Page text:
Thursday, February 3, 2011

Spinach and Bacon Stuffed Chicken


Chicken scares the hell out of me.  Everything that's been within a foot of raw chicken needs to be boiled immediately.  I was a vegetarian as a teenager and I blame that for why I'm afraid of meat, but chicken takes top prize*. 

So, ready for a "recipe"?  It's not scary once it's cooked. In fact it's delicious.

I stuff chicken with lots of stuff, but the constant is leafy greens.  I used spinach here, forgetting I had a bundle of chard in the fridge.  I'm kicking myself over that.  Greens and sundried tomatoes, greens and roasted red peppers, etc.  So the "recipe" for stuffing chicken, in my mind, is a handful of leafy greens, something that tastes more interesting, and cheese.  Folks will tell you to use an egg, and maybe if you use a runny cheese you'll need something to hold it together, but if you're using ricotta or feta or something similarly dry, I don't think it needs any binding.

So the first thing I do is flatten my chicken a bit. You could take a knife and run it sideways through a breast and butterfly it, but I'm about as scared of knives as a I am of chicken, and this doesn't need to be superflat, so I just beat the shit out of it with a mallet.

You can lay it between two sheets of parchment to do this, but I actually prefer freezer paper because it has a shiny side that feels to me like it's keeping the evil chicken juices away, so I lay it shiny side down on the table and sandwich the chicken in between.

And then I beat on it until I worry that the neighbors are getting concerned (I live in a rowhome) and I decide it's "flat enough". Again, this isn't going to be chicken parm or anything, so it doesn't need to be paper thin, just less lumpy. Focus your mallet on the thicker bits.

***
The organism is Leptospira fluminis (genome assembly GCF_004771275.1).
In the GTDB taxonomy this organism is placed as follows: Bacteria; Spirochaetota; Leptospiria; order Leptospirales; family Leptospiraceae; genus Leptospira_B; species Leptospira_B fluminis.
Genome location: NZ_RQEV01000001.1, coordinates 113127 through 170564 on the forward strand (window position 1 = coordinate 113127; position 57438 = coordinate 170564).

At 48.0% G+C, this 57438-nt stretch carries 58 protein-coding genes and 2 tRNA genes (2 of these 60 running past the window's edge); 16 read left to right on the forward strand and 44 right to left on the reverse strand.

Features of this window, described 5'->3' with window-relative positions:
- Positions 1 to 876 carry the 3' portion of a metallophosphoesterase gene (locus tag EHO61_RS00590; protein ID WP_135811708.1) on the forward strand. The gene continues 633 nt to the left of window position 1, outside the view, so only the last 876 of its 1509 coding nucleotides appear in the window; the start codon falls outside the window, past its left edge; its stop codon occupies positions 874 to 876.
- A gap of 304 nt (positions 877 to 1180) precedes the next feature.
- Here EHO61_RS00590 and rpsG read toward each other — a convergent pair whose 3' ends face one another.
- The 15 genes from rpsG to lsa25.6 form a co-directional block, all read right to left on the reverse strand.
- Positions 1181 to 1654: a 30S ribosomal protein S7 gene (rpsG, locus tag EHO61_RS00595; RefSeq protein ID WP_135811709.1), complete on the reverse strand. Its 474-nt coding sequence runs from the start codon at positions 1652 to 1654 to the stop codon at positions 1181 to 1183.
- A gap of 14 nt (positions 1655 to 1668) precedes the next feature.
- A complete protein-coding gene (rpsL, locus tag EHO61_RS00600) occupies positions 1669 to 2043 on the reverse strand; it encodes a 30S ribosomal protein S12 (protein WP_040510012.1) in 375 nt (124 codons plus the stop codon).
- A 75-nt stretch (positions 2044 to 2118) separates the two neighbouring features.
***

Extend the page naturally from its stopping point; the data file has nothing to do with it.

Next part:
I felt the need to boil my camera at this point.
In my case, that extra lil flap of chicken came off, which is fine, I made a smaller serving out of those. So I beat the crap out of two breasts, and then tossed them around with some spices - I used red pepper flakes, oregano, and parsley. No salt, because I'm using cheese. You could marinate it in the sauce of your choice (homemade italian dressing?) but I'm going to sauce it up later, so this worked for me.

Then make the filling. In my case, spinach, bacon, parmesan and ricotta. For two big dinner servings and lunch, I used about a cup of spinach, four slices of bacon crumbled, a quarter cup of parm and about two huge forkfuls of ricotta.

three tablespoons? 
So in the end, my filling looked like this, only less blurry:

Take your somewhat flattened chicken and pile filling onto it in a clump so you can wrap it up,

then roll it and seal with toothpicks. I made a little "sandwich" with the extra flaps, there's stuffing in the middle there. We'll call that lunch.

Yes, you see the nasty pre cooked edge I got from over-defrosting.
Throw that in at 350 and then start thinking sauce. I put frozen cubes of veggie stock in about a half cup of pinot grigio, and brought it to a boil, then let it reduce a bit.

I think its about equal parts stock and wine.
Once it had reduced by about half, I stirred in a good squirt of lemon juice and about a tablespoon of mustard - I actually used this stuff from Trader Joe's.

And let that simmer a bit until it was a sauce. This photo is all wrong, color wise, but it shows the texture I'm talking about. Imagine a dark yellow sauce, instead of whatever horrifying color this is.

Once the chicken is done (40 minutes at 350? You know when it's done.  Not pink.)

spoon the sauce over it. Remove the toothpicks and call it dinner.

*It didn't help that a few weeks ago I was talking to my dad about food - about seitan, I think - and my dad, the meateater, said "You ever get the feeling chicken is just poison?  I've been feeling that way lately."

click the thing you want to read about